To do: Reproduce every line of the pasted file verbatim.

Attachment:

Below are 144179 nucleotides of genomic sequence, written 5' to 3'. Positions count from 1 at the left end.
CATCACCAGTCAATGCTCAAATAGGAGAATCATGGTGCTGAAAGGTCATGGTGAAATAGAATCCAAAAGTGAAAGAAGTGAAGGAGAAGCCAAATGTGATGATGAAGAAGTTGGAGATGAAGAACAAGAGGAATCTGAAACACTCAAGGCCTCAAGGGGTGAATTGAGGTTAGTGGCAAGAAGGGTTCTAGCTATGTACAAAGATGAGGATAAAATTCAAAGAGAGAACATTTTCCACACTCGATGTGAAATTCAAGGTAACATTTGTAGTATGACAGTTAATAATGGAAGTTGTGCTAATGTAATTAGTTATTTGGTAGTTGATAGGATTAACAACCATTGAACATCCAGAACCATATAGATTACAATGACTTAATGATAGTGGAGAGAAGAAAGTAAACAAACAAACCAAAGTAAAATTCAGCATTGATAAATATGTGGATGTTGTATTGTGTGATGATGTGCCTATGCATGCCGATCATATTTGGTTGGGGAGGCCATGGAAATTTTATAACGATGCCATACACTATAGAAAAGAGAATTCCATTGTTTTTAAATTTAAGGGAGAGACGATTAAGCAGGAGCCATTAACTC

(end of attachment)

Below are 144179 nucleotides of genomic sequence, written 5' to 3'. Positions count from 1 at the left end.
CATCACCAGTCAATGCTCAAATAGGAGAATCATGGTGCTGAAAGGTCATGGTGAAATAGAATCCAAAAGTGAAAGAAGTGAAGGAGAAGCCAAATGTGATGATGAAGAAGTTGGAGATGAAGAACAAGAGGAATCTGAAACACTCAAGGCCTCAAGGGGTGAATTGAGGTTAGTGGCAAGAAGGGTTCTAGCTATGTACAAAGATGAGGATAAAATTCAAAGAGAGAACATTTTCCACACTCGATGTGAAATTCAAGGTAACATTTGTAGTATGACAGTTAATAATGGAAGTTGTGCTAATGTAATTAGTTATTTGGTAGTTGATAGGATTAACAACCATTGAACATCCAGAACCATATAGATTACAATGACTTAATGATAGTGGAGAGAAGAAAGTAAACAAACAAACCAAAGTAAAATTCAGCATTGATAAATATGTGGATGTTGTATTGTGTGATGATGTGCCTATGCATGCCGATCATATTTGGTTGGGGAGGCCATGGAAATTTTATAACGATGCCATACACTATAGAAAAGAGAATTCCATTGTTTTTAAATTTAAGGGAGAGACGATTAAGCAGGAGCCATTAACTC